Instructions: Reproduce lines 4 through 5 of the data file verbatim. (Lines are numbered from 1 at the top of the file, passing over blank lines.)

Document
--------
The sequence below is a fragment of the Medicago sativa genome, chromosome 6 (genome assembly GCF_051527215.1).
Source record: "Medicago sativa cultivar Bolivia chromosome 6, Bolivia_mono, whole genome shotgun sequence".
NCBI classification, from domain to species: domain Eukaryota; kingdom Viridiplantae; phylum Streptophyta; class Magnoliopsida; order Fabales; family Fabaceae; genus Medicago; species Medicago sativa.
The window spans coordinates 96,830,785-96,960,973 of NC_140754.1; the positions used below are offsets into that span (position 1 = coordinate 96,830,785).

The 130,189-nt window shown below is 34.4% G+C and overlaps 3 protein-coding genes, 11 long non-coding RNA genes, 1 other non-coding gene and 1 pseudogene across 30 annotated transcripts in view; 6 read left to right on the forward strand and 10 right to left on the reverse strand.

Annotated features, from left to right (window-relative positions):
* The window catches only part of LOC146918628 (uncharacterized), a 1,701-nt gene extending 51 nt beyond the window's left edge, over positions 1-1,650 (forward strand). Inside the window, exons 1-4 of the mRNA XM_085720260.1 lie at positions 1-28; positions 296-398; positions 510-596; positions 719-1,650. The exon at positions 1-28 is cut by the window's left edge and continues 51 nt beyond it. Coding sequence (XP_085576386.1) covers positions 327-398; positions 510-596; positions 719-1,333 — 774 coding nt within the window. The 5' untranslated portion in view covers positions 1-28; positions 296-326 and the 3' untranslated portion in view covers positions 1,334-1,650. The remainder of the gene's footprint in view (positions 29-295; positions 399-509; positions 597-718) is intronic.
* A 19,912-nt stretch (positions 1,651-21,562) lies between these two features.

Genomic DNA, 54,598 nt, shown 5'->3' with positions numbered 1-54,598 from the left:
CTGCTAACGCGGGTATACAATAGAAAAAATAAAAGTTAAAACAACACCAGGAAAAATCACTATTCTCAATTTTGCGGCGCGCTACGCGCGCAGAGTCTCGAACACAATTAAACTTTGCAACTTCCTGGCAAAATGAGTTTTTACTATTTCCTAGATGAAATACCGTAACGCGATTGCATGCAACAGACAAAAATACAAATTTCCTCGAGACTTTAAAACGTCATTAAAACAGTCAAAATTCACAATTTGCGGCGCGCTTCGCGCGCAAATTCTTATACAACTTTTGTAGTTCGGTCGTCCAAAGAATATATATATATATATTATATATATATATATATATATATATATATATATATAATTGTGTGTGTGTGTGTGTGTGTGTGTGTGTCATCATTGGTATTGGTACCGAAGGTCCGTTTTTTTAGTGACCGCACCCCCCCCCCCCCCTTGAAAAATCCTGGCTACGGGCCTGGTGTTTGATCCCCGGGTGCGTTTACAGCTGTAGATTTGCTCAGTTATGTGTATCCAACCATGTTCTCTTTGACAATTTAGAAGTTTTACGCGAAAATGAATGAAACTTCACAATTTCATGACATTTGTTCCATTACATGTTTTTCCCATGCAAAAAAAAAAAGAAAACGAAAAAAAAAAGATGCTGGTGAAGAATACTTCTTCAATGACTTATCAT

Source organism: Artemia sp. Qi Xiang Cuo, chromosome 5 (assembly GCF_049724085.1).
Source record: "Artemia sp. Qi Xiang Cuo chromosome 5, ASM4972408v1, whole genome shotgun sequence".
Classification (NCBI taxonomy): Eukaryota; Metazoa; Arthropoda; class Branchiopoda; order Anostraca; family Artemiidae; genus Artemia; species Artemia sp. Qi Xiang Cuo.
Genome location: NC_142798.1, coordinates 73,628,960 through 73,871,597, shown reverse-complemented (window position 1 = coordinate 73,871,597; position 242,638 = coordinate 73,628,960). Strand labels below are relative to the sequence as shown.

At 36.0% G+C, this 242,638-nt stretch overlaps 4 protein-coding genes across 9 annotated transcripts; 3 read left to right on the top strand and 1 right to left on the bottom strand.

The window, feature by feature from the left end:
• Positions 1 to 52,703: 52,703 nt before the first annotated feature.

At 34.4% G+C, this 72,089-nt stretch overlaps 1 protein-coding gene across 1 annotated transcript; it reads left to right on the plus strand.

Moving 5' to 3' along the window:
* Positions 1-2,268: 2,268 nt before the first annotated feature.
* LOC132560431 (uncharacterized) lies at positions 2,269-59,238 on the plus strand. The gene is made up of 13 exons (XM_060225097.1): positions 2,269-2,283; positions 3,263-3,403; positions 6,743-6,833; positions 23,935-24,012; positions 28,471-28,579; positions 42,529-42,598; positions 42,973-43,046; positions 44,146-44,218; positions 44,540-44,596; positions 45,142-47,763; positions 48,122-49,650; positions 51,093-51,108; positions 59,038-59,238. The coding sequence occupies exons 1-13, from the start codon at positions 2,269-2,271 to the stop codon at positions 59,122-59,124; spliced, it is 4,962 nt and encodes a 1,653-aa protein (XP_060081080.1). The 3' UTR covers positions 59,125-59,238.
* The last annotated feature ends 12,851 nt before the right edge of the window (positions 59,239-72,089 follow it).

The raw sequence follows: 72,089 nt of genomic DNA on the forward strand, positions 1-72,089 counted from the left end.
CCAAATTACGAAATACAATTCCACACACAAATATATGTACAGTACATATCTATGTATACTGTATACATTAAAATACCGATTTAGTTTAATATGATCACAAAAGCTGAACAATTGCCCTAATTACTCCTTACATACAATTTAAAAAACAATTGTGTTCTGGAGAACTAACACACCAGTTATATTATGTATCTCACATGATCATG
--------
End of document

The window spans coordinates 96,830,785-96,960,973 of NC_140754.1; the positions used below are offsets into that span (position 1 = coordinate 96,830,785).

The 130,189-nt window shown below is 34.4% G+C and overlaps 3 protein-coding genes, 11 long non-coding RNA genes, 1 other non-coding gene and 1 pseudogene across 30 annotated transcripts in view; 6 read left to right on the forward strand and 10 right to left on the reverse strand.